I won’t let spoilers drop, but the conclusion demonstrates positive masculinity.
The hunger Games by Suzanne Collins
I loved the Hunger Games series as a teenager for many different reasons. For those discovering it for the first time, the first book follows protagonist Katniss Everdeen as she finds ways to survive in a dystopian world. When the annual Hunger Games, a competition in which teenagers kill each other for prizes, is announced, she volunteers in her sister’s place.
Her friend, and ultimately lover, Peeta Mellark, is another role model who embodies a healthy form of masculinity. He’s not your usual badass macho, and he openly expresses his emotions. He is also gentle, respectful, sensitive, compassionate and confident without being arrogant. I wish there were more male characters like him in fiction and in real life.
Non-fiction books on healthy masculinities
Between the world and me by Ta-Nehisi Coates
The book is written in the form of a letter from Coates to his son. It’s a powerful and moving social commentary on the breed, and it offers so much more.
Between the world and me also explores healthy, black masculinity as Coates talks to his son about the struggles of young black boys growing up in a racially divided America. “I have no desire to make you ‘hard’ or ‘street’, maybe because all the ‘harshness’ I have picked up has come reluctantly,” Coates addresses his son.
“By analyzing Coates’ projection of his own role as a man and as a father as well as his complex and multifaceted representations of black manhood… Coates promotes benevolent masculinity and, above all, how he presents resistance to hegemonic notions. of masculinity ”, according to why study on the black masculinities of this book.
The Mask of Masculinity: How Men Can Embrace Vulnerability, Build Strong Relationships, and Live Life to the Fullest by Lewis Howes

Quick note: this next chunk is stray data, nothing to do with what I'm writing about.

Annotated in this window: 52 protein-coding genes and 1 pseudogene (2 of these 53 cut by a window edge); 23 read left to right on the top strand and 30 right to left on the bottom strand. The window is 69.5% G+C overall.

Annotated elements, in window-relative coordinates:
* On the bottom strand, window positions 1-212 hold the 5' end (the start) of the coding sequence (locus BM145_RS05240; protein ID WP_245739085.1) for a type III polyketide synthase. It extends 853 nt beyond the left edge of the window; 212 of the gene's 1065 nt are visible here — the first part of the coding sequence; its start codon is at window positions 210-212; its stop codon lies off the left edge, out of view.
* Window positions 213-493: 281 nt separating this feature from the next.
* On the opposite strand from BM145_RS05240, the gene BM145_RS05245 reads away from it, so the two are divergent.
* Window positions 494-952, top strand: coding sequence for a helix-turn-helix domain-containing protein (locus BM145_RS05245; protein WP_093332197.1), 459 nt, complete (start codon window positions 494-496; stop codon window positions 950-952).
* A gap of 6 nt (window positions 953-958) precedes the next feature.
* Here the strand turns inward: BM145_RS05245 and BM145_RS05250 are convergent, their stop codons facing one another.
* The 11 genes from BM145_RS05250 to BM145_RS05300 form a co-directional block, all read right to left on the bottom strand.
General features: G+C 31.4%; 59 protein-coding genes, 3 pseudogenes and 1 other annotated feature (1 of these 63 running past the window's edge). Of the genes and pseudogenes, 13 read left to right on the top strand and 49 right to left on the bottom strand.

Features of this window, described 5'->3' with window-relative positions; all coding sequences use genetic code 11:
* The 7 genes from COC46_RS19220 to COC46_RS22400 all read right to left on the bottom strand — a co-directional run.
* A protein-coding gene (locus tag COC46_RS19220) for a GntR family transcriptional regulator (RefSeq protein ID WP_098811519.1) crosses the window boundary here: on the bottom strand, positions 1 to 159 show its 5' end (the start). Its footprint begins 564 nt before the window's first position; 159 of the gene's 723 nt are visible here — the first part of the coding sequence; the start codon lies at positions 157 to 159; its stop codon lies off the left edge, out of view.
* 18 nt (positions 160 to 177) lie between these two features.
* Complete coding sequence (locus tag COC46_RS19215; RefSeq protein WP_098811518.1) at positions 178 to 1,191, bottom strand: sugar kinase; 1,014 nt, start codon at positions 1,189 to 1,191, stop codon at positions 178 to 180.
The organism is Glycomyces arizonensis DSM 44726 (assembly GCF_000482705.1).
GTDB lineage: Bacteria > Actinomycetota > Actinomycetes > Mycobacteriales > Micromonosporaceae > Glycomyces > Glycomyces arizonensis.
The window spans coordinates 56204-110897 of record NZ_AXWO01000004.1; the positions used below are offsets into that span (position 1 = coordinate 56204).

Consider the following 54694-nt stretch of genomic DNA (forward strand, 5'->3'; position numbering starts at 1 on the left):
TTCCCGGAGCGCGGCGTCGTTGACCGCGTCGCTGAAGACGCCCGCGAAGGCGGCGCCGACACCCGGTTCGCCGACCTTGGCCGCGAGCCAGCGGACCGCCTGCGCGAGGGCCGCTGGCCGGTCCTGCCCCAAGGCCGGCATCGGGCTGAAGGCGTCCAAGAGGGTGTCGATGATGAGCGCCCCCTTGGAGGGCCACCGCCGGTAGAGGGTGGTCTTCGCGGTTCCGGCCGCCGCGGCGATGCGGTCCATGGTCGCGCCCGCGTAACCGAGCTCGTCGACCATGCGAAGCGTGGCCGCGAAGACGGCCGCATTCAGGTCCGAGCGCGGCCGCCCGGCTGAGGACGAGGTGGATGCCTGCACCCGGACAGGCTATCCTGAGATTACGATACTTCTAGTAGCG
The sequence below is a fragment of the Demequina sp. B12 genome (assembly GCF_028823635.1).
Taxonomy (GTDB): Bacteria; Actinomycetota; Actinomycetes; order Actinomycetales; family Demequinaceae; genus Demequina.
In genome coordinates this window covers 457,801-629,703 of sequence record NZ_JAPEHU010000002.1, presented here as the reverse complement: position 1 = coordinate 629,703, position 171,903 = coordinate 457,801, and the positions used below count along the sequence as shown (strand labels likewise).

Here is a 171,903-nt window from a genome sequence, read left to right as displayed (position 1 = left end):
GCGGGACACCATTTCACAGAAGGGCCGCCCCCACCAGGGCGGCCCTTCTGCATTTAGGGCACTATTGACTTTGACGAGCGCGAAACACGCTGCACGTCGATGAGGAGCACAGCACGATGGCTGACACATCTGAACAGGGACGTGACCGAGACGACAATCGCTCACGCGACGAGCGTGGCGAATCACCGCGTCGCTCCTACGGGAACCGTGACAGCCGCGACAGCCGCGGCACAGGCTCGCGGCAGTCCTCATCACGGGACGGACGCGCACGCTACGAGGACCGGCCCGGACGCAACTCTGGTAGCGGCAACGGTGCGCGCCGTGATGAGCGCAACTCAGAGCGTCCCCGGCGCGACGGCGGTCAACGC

At first, I couldn’t identify with Howes; he’s a rich white man and a total jock, and Editors Weekly even shouted “too much humiliated“of this book. I find it quite comparable to straight men, however. Further, Howes says he is aware that he is not a medical expert and that he is not qualified to lecture at anybody.
In The mask of masculinity, he speaks personally of the different “masks” that men wear: stoic, athletic, aggressive, sexual, prankster, know-it-all, invincible, material and alpha. “I am going to advocate for the removal of masks of masculinity for the most selfish reasons: it will make you better, make you happier, and make you more prosperous,” he writes.
Howes does mean, and his book argues for positive masculinities.
In For the love of men, feminist journalist Plank speaks with various men to see how they perceive masculinity. “After trying to interview several men, I realized that masculinity is something you do, not something you talk about,” she writes, citing that men don’t talk about the topic enough. She says there is an absence of conversation regarding positive masculinities in men, and so she raises the question, “Where is the version of a feminist movement, but for men?”
Plank uses research to support its conclusions on this sensitive topic. This book is revealing and educational – a must read.
I hope that by reading all of the above healthy masculinities books you will understand that masculinity comes in all shapes and sizes. But this does not end here ; find more books on healthy masculinities here: